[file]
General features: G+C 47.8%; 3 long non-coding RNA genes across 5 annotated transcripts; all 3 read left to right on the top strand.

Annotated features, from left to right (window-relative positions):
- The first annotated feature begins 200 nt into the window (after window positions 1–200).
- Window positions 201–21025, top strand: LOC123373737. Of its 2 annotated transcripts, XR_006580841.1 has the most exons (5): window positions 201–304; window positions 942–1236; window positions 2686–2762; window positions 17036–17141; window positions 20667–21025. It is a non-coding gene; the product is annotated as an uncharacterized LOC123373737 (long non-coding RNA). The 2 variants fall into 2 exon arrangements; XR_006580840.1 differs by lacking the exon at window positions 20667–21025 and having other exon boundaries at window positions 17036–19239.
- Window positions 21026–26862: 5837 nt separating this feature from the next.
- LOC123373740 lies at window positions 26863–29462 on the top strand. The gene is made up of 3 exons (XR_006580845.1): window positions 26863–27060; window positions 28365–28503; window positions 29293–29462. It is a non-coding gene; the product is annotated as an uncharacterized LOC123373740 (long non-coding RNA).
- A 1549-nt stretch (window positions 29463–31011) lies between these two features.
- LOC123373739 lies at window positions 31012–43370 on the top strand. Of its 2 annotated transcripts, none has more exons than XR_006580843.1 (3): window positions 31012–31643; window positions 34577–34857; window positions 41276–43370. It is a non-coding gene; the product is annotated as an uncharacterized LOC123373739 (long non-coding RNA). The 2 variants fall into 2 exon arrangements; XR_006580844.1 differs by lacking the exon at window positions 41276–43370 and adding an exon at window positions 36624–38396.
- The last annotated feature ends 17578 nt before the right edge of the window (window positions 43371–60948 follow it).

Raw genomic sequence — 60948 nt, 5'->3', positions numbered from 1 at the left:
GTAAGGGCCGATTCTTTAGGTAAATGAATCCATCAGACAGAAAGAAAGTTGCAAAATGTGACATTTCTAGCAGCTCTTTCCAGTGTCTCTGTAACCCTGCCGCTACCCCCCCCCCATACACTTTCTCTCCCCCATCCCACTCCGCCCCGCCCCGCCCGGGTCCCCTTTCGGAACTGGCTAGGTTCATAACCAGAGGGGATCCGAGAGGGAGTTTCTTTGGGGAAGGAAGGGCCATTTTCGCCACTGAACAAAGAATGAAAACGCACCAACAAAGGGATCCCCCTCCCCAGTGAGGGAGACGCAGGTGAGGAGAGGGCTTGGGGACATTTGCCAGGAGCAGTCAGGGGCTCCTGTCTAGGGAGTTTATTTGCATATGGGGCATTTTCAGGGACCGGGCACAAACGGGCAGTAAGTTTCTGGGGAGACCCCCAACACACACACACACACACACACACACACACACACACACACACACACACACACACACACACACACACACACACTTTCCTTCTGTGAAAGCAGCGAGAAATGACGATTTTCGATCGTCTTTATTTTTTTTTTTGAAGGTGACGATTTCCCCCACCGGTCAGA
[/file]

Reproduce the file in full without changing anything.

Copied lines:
General features: G+C 47.8%; 3 long non-coding RNA genes across 5 annotated transcripts; all 3 read left to right on the top strand.

Annotated features, from left to right (window-relative positions):
- The first annotated feature begins 200 nt into the window (after window positions 1–200).
- Window positions 201–21025, top strand: LOC123373737. Of its 2 annotated transcripts, XR_006580841.1 has the most exons (5): window positions 201–304; window positions 942–1236; window positions 2686–2762; window positions 17036–17141; window positions 20667–21025. It is a non-coding gene; the product is annotated as an uncharacterized LOC123373737 (long non-coding RNA). The 2 variants fall into 2 exon arrangements; XR_006580840.1 differs by lacking the exon at window positions 20667–21025 and having other exon boundaries at window positions 17036–19239.
- Window positions 21026–26862: 5837 nt separating this feature from the next.
- LOC123373740 lies at window positions 26863–29462 on the top strand. The gene is made up of 3 exons (XR_006580845.1): window positions 26863–27060; window positions 28365–28503; window positions 29293–29462. It is a non-coding gene; the product is annotated as an uncharacterized LOC123373740 (long non-coding RNA).
- A 1549-nt stretch (window positions 29463–31011) lies between these two features.
- LOC123373739 lies at window positions 31012–43370 on the top strand. Of its 2 annotated transcripts, none has more exons than XR_006580843.1 (3): window positions 31012–31643; window positions 34577–34857; window positions 41276–43370. It is a non-coding gene; the product is annotated as an uncharacterized LOC123373739 (long non-coding RNA). The 2 variants fall into 2 exon arrangements; XR_006580844.1 differs by lacking the exon at window positions 41276–43370 and adding an exon at window positions 36624–38396.
- The last annotated feature ends 17578 nt before the right edge of the window (window positions 43371–60948 follow it).

Raw genomic sequence — 60948 nt, 5'->3', positions numbered from 1 at the left:
GTAAGGGCCGATTCTTTAGGTAAATGAATCCATCAGACAGAAAGAAAGTTGCAAAATGTGACATTTCTAGCAGCTCTTTCCAGTGTCTCTGTAACCCTGCCGCTACCCCCCCCCCATACACTTTCTCTCCCCCATCCCACTCCGCCCCGCCCCGCCCGGGTCCCCTTTCGGAACTGGCTAGGTTCATAACCAGAGGGGATCCGAGAGGGAGTTTCTTTGGGGAAGGAAGGGCCATTTTCGCCACTGAACAAAGAATGAAAACGCACCAACAAAGGGATCCCCCTCCCCAGTGAGGGAGACGCAGGTGAGGAGAGGGCTTGGGGACATTTGCCAGGAGCAGTCAGGGGCTCCTGTCTAGGGAGTTTATTTGCATATGGGGCATTTTCAGGGACCGGGCACAAACGGGCAGTAAGTTTCTGGGGAGACCCCCAACACACACACACACACACACACACACACACACACACACACACACACACACACACACACACACACACACACACTTTCCTTCTGTGAAAGCAGCGAGAAATGACGATTTTCGATCGTCTTTATTTTTTTTTTTGAAGGTGACGATTTCCCCCACCGGTCAGA